Kids Code Jeunesse, a Canadian non-profit teaching children to code, has announced a new initiative, #kids2030, aiming to educate one million kids about AI, through in-class programming and workshops, by the year 2030.
The initiative will allow kids to experiment with algorithms and neural networks in the same way industry experts do.
The launch was announced at Kids Code Jeunesse’s first AI pilot workshop in Montreal. The program is positioned to align with the UN Sustainable Development Goals, a collection of 17 global goals set by the United Nations General Assembly in 2015. The program announcement also comes ahead of the upcoming World AI Summit’s Americas conference, which is coming to Montreal this month.
“The spread of information and communications technology and global interconnectedness has great potential to accelerate human progress, to bridge the digital divide and to develop knowledge societies, as does scientific and technological innovation across areas as diverse as medicine and energy,” states the UN’s 2030 Agenda for Sustainable Development.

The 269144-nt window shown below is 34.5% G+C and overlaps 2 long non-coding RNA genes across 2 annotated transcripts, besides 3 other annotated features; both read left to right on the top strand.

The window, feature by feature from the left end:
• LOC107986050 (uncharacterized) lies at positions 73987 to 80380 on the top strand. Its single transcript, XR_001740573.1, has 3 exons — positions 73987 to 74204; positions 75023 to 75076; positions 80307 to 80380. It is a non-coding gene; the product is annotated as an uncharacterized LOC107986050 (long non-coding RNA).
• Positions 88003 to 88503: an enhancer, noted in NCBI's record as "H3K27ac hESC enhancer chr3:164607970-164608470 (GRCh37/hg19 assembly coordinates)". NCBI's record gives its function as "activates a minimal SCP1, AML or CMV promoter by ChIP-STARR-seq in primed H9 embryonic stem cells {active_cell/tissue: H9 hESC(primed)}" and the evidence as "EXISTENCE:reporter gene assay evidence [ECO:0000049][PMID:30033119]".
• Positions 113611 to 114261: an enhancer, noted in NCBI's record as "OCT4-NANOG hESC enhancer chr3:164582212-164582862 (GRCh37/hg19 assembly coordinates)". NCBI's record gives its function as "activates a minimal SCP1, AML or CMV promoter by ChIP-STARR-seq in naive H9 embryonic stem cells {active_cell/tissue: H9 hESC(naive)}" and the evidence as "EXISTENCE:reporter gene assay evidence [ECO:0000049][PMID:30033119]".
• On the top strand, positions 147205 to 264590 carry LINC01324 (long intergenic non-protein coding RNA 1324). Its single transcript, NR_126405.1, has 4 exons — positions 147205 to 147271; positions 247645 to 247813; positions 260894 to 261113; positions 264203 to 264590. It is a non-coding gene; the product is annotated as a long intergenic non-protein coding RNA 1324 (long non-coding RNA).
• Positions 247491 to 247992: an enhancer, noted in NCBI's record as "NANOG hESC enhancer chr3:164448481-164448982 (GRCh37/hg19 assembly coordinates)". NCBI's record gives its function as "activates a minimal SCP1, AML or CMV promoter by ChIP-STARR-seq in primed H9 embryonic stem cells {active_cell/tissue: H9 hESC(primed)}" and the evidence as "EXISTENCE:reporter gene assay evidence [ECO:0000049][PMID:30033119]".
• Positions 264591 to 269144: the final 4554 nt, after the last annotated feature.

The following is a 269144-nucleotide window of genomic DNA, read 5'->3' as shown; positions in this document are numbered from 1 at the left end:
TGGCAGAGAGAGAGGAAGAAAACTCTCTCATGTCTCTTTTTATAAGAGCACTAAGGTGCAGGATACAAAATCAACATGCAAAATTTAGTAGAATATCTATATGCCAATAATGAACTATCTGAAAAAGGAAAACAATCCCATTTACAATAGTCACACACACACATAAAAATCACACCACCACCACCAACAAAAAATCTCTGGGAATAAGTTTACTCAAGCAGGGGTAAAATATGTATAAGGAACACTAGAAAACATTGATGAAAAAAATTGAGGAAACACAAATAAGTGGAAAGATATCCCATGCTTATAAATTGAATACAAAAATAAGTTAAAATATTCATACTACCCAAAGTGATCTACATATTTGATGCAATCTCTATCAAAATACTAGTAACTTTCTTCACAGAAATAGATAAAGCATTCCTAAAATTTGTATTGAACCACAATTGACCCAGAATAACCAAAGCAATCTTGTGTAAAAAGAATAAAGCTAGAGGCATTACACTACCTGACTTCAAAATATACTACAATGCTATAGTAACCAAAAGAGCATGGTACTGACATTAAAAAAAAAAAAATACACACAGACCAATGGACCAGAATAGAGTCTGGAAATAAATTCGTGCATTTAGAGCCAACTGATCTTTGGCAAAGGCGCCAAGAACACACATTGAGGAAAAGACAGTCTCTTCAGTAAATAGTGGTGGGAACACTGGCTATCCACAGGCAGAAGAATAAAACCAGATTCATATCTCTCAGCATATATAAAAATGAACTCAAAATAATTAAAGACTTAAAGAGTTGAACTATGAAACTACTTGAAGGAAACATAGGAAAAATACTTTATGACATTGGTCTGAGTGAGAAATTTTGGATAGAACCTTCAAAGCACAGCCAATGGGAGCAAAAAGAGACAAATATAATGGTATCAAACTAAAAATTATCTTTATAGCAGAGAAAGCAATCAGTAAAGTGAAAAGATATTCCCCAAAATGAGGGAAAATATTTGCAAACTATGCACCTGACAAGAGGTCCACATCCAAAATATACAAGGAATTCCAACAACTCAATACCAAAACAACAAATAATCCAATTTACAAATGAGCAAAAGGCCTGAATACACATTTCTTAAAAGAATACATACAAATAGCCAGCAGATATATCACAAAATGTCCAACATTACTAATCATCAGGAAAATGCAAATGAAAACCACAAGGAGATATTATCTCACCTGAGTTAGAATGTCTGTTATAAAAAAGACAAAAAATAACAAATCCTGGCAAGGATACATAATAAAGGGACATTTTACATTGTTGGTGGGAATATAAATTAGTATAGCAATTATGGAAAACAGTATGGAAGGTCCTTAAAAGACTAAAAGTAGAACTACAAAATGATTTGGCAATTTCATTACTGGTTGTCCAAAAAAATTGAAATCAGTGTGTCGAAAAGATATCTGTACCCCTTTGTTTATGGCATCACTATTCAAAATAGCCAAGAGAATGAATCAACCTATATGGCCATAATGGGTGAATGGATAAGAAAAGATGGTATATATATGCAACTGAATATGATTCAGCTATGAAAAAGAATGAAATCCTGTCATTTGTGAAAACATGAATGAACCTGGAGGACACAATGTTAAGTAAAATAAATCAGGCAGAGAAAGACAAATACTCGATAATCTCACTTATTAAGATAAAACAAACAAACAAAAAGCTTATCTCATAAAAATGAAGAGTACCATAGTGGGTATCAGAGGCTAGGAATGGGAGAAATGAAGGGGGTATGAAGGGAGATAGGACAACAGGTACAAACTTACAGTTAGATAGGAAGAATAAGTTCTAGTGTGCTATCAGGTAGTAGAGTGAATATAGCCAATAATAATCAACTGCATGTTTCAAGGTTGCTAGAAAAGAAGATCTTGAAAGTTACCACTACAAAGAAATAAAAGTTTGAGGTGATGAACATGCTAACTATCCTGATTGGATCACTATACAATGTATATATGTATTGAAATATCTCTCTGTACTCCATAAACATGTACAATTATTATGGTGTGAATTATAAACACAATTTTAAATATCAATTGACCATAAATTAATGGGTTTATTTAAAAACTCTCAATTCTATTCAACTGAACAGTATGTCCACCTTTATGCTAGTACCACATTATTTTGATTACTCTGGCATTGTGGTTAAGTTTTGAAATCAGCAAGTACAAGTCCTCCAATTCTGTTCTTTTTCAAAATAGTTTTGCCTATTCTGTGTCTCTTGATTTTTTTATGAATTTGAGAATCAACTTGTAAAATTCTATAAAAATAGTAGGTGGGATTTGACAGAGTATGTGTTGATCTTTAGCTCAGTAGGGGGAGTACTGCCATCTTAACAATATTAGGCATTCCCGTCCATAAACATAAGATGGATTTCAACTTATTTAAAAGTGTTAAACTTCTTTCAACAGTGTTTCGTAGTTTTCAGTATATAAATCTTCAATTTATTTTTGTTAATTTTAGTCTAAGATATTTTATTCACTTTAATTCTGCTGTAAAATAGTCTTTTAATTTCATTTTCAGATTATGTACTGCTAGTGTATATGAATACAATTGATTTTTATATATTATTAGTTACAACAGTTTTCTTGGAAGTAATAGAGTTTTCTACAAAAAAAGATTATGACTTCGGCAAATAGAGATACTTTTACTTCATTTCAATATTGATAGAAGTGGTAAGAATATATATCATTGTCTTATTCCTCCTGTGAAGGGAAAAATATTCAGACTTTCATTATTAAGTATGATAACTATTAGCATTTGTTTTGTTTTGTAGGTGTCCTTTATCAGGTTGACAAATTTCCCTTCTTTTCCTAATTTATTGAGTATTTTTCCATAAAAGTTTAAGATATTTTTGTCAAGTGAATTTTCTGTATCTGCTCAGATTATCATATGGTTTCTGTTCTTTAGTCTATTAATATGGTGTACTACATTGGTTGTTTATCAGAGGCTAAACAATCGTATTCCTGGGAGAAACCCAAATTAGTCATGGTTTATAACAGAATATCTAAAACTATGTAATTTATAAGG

The initiative will be targeted toward elementary school students, and will give them the chance to learn about and experiment with algorithms and neural networks, in the same way industry experts do. They will use Scratch, an open source platform and programming language, accessible online that’s adapted to their level.
The fourth UN Sustainable Development goal is to “ensure inclusive and equitable quality education and promote lifelong learning opportunities for all,” and through #kids2030, Kids Code Jeneusse is endeavouring to help fulfill that goal.
With leading AI research organizations like IVADO and MILA, as well as emerging startups like Element AI, Montreal has become a global hub for artificial intelligence. The city is hosting the two-day World AI Summit this month, an annual conference scheduled to tackle AI issues and set a global AI agenda.
In January, Kids Code Jeunesse partnered with coding bootcamp Lighthouse Labs to venture to Northern Canada as part of the national Code Create Teach Initiative. Kids Code Jeunesse was also among the organizations that received a $6 million grant from the federal government’s $50 million CanCode initiative in January.
Image courtesy pxhere.